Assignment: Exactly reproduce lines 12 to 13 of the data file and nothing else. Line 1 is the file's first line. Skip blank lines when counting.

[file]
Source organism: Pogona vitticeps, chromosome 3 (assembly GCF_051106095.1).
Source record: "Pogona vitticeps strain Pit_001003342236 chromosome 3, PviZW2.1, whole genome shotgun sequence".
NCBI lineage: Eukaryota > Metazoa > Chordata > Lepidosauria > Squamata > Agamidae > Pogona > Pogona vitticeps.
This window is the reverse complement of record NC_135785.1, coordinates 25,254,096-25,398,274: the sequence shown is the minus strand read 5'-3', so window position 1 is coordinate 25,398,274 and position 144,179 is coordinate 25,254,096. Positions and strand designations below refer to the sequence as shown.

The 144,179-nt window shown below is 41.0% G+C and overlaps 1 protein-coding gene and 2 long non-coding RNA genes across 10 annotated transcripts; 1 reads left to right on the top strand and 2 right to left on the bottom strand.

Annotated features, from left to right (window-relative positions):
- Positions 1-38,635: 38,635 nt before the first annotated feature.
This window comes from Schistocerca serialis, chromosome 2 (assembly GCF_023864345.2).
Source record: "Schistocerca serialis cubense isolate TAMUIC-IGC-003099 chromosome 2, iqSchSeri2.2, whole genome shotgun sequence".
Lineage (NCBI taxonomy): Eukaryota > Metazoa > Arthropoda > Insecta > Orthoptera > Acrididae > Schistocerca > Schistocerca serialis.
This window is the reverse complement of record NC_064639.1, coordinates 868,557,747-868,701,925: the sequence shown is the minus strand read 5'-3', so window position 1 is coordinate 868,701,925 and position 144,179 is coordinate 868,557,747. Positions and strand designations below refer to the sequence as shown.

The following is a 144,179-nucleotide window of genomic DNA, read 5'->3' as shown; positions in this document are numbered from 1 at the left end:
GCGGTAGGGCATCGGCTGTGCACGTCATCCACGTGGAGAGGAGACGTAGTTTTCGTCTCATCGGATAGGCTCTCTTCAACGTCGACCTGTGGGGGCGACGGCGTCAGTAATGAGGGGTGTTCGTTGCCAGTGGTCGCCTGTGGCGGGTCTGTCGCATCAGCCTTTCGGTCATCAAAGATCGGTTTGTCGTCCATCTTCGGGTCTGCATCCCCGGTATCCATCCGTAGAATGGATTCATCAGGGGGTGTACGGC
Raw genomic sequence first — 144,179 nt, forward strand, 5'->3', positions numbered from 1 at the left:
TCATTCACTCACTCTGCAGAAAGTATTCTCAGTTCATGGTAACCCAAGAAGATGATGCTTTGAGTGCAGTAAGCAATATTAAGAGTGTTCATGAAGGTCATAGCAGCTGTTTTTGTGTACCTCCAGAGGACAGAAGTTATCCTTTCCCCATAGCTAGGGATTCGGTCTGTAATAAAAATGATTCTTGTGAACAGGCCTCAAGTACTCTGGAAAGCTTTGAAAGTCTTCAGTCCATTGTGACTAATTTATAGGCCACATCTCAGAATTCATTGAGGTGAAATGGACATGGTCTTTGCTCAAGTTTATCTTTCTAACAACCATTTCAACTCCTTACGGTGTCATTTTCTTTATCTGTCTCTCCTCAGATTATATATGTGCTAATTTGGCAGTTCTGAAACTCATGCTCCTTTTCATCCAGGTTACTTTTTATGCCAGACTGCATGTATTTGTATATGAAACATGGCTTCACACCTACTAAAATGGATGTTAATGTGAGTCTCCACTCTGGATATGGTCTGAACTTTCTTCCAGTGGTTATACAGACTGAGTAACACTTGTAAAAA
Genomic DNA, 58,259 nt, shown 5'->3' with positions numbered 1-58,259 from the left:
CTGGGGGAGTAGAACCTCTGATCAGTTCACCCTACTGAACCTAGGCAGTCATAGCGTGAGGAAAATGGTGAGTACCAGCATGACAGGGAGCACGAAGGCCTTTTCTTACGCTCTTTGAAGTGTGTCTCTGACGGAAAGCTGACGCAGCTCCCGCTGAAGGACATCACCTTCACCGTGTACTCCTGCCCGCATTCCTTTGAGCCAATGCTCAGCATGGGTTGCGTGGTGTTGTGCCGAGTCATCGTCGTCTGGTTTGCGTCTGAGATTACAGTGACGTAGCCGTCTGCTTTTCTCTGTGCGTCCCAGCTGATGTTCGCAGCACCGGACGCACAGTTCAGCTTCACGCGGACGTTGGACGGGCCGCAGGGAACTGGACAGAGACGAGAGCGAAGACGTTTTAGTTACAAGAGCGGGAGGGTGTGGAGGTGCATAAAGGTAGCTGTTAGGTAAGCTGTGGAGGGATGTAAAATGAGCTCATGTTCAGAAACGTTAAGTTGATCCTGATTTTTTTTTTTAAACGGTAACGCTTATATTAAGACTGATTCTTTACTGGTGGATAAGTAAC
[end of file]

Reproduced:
The following is a 144,179-nucleotide window of genomic DNA, read 5'->3' as shown; positions in this document are numbered from 1 at the left end:
GCGGTAGGGCATCGGCTGTGCACGTCATCCACGTGGAGAGGAGACGTAGTTTTCGTCTCATCGGATAGGCTCTCTTCAACGTCGACCTGTGGGGGCGACGGCGTCAGTAATGAGGGGTGTTCGTTGCCAGTGGTCGCCTGTGGCGGGTCTGTCGCATCAGCCTTTCGGTCATCAAAGATCGGTTTGTCGTCCATCTTCGGGTCTGCATCCCCGGTATCCATCCGTAGAATGGATTCATCAGGGGGTGTACGGC